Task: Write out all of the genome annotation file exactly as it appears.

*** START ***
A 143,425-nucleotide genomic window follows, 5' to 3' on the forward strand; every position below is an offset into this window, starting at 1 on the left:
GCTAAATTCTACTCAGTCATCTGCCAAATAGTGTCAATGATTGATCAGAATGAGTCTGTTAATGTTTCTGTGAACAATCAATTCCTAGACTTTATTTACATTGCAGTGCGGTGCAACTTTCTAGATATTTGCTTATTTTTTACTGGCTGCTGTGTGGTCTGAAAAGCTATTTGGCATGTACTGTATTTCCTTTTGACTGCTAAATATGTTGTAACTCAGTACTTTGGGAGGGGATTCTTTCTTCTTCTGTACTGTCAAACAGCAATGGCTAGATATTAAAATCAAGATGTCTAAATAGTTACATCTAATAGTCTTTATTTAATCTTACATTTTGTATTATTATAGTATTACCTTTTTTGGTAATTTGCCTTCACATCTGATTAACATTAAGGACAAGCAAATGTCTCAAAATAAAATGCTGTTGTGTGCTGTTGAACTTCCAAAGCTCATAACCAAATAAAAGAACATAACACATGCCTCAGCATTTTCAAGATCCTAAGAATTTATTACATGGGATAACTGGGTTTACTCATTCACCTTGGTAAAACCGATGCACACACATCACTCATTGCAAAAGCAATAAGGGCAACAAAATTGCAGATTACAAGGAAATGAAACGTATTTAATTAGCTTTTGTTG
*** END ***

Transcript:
A 143,425-nucleotide genomic window follows, 5' to 3' on the forward strand; every position below is an offset into this window, starting at 1 on the left:
GCTAAATTCTACTCAGTCATCTGCCAAATAGTGTCAATGATTGATCAGAATGAGTCTGTTAATGTTTCTGTGAACAATCAATTCCTAGACTTTATTTACATTGCAGTGCGGTGCAACTTTCTAGATATTTGCTTATTTTTTACTGGCTGCTGTGTGGTCTGAAAAGCTATTTGGCATGTACTGTATTTCCTTTTGACTGCTAAATATGTTGTAACTCAGTACTTTGGGAGGGGATTCTTTCTTCTTCTGTACTGTCAAACAGCAATGGCTAGATATTAAAATCAAGATGTCTAAATAGTTACATCTAATAGTCTTTATTTAATCTTACATTTTGTATTATTATAGTATTACCTTTTTTGGTAATTTGCCTTCACATCTGATTAACATTAAGGACAAGCAAATGTCTCAAAATAAAATGCTGTTGTGTGCTGTTGAACTTCCAAAGCTCATAACCAAATAAAAGAACATAACACATGCCTCAGCATTTTCAAGATCCTAAGAATTTATTACATGGGATAACTGGGTTTACTCATTCACCTTGGTAAAACCGATGCACACACATCACTCATTGCAAAAGCAATAAGGGCAACAAAATTGCAGATTACAAGGAAATGAAACGTATTTAATTAGCTTTTGTTG